What to Expect from Carotid Endarterectomy

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Carotid endarterectomy is a procedure that removes plaque from the carotid artery in the neck in order to prevent stroke. The carotid arteries are two large blood vessels located in the neck that supply blood to the brain. A plaque in the neck is formed by a buildup of cholesterol, blood clots and debris that narrow the passageway for blood as it travels to the brain. When a blood vessel is narrowed by carotid plaque or carotid disease, this is called carotid stenosis.

A carotid plaque may cause a stroke if some of the material breaks off and blocks a blood vessel anywhere in the brain.

Carotid blood vessel plaques may first be noticed after you experience the warning signs of stroke, commonly referred to as TIA, or transient ischemic attack. It is important to note that TIA and stroke symptoms are generally only on one-side and can include arm, leg or face weakness, slurring of speech, an inability to form words, or even blindness in one eye. Often these symptoms may last for just a few minutes, followed by a complete recovery and disappearance of symptoms. However, TIA and a stroke are both emergencies, requiring immediate medical attention.

Nevertheless, most carotid plaques and carotid stenosis are actually picked up in patients who do not have any symptoms at all. Ultrasound in an accredited vascular lab is the most accurate, non-invasive, and cost-effective screening test.

Sometimes your doctor may order this test if she hears an abnormal "whooshing" sound in the neck with a stethoscope. Other times, the test is ordered if you have many risk factors for cardiovascular disease, such as smoking, high cholesterol, diabetes, high blood pressure or even a strong family history.

Medical research studies demonstrate that surgery for patients who have more than 70-80% stenosis of the carotid artery effectively reduces the lifetime risk of stroke in half (ACAS and ACST studies).

The surgery is painless because it is normally done under general anesthesia. Recovery begins after awaking from the procedure. On the evening after surgery, you can usually start to sit up and drink liquids. An ice pack is generally placed near the incision to reduce swelling. You can expect to rest overnight in a well-monitored setting. The next morning, you should be able to get up and walk, usually after eating a regular breakfast.  Most patients go home the day after surgery. At home, you can resume normal activity except for heavy lifting. Driving should be avoided for one to two weeks at the discretion of the surgeon. Numbness under the chin can be expected and ordinarily improves with time. Overall most patients can resume driving and all routine activities after the two-week follow up appointment.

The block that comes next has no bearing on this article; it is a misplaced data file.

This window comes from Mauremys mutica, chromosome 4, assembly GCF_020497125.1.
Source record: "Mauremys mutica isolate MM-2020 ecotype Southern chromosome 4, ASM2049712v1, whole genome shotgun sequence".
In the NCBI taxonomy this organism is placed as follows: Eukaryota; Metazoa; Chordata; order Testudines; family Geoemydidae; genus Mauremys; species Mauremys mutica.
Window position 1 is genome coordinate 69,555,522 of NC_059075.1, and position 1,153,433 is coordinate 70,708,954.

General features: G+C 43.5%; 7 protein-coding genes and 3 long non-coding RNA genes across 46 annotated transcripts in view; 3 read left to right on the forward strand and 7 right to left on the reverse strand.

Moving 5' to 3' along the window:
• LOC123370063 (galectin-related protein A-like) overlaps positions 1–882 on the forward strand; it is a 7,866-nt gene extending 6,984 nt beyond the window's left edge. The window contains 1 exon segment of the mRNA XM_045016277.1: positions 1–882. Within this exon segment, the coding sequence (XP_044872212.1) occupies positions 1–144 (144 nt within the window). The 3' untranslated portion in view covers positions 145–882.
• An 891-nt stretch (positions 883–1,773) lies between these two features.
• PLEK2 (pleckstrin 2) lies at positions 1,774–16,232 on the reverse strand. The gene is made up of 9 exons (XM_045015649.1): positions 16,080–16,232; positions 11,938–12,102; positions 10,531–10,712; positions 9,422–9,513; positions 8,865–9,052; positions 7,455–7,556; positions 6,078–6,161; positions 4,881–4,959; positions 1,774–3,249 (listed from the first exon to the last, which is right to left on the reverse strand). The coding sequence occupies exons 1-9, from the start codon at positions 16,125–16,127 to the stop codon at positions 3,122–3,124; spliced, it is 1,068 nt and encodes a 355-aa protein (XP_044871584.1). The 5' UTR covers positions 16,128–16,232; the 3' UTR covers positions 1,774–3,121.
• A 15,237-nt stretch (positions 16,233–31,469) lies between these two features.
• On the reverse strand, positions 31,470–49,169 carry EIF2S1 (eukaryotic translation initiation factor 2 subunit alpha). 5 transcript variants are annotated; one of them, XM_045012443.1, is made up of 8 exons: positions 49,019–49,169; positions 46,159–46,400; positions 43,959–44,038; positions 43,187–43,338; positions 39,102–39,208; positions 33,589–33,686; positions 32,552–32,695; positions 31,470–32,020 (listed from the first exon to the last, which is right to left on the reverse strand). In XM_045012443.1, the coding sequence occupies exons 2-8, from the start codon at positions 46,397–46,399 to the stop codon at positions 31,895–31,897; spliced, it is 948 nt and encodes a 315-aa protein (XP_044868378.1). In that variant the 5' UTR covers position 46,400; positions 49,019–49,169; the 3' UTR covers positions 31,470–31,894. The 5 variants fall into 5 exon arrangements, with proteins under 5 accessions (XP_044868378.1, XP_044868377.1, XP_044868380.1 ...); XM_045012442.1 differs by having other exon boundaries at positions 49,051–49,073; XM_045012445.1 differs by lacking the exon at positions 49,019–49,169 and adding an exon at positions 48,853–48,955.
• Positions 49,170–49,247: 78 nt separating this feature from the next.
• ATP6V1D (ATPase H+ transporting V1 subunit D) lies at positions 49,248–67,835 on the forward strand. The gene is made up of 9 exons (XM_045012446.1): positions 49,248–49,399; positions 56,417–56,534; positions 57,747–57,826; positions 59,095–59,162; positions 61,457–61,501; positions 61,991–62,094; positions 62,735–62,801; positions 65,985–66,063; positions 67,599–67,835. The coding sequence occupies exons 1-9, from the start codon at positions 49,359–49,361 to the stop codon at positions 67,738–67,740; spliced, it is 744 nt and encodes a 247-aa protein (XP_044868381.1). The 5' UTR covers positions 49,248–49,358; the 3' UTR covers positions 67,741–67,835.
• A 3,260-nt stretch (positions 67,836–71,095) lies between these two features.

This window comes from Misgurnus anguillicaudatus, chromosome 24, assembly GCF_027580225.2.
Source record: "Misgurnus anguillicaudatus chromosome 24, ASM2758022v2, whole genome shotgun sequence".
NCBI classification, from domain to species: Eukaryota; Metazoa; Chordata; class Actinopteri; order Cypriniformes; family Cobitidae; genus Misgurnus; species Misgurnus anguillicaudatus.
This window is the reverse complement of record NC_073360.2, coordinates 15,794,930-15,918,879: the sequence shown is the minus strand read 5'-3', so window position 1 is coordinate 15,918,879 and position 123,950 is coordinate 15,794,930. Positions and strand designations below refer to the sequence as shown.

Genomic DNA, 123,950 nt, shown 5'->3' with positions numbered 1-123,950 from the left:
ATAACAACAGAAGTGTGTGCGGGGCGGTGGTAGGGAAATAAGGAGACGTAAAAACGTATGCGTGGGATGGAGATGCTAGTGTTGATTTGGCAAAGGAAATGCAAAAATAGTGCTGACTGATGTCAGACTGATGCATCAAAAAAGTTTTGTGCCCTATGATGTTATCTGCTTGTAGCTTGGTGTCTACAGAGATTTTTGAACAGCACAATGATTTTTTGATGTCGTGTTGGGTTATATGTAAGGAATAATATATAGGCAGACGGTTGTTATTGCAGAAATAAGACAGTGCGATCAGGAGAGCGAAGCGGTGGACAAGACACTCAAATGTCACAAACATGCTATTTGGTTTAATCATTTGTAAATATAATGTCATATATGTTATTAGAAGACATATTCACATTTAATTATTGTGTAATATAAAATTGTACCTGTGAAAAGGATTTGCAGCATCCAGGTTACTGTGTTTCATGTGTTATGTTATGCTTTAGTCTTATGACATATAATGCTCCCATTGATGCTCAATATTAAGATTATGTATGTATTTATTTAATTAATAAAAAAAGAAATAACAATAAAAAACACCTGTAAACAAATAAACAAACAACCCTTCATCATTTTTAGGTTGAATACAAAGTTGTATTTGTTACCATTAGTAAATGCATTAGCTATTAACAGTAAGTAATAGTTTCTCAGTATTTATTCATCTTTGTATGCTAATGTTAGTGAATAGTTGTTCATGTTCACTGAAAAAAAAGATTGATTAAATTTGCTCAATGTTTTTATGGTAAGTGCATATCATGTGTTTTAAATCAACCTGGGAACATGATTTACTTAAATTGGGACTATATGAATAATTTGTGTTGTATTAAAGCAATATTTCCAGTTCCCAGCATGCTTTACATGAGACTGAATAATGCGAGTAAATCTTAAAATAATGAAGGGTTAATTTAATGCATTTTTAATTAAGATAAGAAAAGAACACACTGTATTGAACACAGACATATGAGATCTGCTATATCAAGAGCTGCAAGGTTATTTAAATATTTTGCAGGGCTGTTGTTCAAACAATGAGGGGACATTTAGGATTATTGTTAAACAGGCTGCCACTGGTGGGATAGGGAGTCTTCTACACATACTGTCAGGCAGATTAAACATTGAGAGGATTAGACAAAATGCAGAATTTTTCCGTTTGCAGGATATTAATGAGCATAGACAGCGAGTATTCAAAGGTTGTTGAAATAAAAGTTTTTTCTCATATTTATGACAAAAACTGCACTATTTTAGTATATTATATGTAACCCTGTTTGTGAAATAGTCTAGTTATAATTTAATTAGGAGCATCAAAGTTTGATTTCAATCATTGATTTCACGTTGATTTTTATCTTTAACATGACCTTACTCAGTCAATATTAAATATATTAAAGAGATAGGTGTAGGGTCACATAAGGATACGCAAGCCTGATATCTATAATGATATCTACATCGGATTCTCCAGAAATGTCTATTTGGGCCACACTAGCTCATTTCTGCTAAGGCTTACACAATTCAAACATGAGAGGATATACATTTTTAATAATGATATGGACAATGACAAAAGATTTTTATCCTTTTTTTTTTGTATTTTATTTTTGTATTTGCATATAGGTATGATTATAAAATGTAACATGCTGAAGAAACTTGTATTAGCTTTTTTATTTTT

Carotid endarterectomy is one of the most well studied surgical procedures and, in experienced hands, carries a very low complication rate. Additionally the majority of patients tolerate surgery well and make a quick recovery. 

Ironically, while treatment of carotid stenosis is designed to prevent stroke, the most concerning complication is, in fact, a stroke. An understanding of the best ways to perform the procedure has reduced complication rates significantly - currently well-trained, experienced and qualified vascular surgeons have reduced this complication to less than 1%. For example, an incision is made directly over the blood vessel and, if necessary, blood flow is diverted while the plaque is removed. 

Long-term, a follow up carotid ultrasound is recommended biannually. This is done to catch disease on the other side as well as scar tissue buildup within the artery that underwent surgery. Nevertheless, less than one in ten patients develop a significant re-narrowing in their lifetime.

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